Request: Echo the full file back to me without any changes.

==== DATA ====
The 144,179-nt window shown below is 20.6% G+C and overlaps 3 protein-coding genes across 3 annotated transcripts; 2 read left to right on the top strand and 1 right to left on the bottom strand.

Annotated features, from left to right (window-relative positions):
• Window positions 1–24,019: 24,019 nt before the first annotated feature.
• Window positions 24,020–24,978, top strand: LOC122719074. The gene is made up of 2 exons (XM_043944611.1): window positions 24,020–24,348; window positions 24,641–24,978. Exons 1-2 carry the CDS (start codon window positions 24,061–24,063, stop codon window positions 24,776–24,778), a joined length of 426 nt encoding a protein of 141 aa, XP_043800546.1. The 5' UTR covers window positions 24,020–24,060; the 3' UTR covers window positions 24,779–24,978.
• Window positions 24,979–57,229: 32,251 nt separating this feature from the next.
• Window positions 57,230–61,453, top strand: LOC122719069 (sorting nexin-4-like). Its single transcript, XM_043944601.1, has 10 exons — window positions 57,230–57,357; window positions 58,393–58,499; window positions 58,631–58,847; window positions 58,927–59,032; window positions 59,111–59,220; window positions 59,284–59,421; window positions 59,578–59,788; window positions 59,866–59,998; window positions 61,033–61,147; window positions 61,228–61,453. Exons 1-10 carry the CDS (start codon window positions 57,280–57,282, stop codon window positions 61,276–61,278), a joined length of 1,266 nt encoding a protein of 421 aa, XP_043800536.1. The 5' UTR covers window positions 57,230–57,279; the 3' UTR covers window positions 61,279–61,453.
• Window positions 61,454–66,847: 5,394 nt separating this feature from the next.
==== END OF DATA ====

The 144,179-nt window shown below is 20.6% G+C and overlaps 3 protein-coding genes across 3 annotated transcripts; 2 read left to right on the top strand and 1 right to left on the bottom strand.

Annotated features, from left to right (window-relative positions):
• Window positions 1–24,019: 24,019 nt before the first annotated feature.
• Window positions 24,020–24,978, top strand: LOC122719074. The gene is made up of 2 exons (XM_043944611.1): window positions 24,020–24,348; window positions 24,641–24,978. Exons 1-2 carry the CDS (start codon window positions 24,061–24,063, stop codon window positions 24,776–24,778), a joined length of 426 nt encoding a protein of 141 aa, XP_043800546.1. The 5' UTR covers window positions 24,020–24,060; the 3' UTR covers window positions 24,779–24,978.
• Window positions 24,979–57,229: 32,251 nt separating this feature from the next.
• Window positions 57,230–61,453, top strand: LOC122719069 (sorting nexin-4-like). Its single transcript, XM_043944601.1, has 10 exons — window positions 57,230–57,357; window positions 58,393–58,499; window positions 58,631–58,847; window positions 58,927–59,032; window positions 59,111–59,220; window positions 59,284–59,421; window positions 59,578–59,788; window positions 59,866–59,998; window positions 61,033–61,147; window positions 61,228–61,453. Exons 1-10 carry the CDS (start codon window positions 57,280–57,282, stop codon window positions 61,276–61,278), a joined length of 1,266 nt encoding a protein of 421 aa, XP_043800536.1. The 5' UTR covers window positions 57,230–57,279; the 3' UTR covers window positions 61,279–61,453.
• Window positions 61,454–66,847: 5,394 nt separating this feature from the next.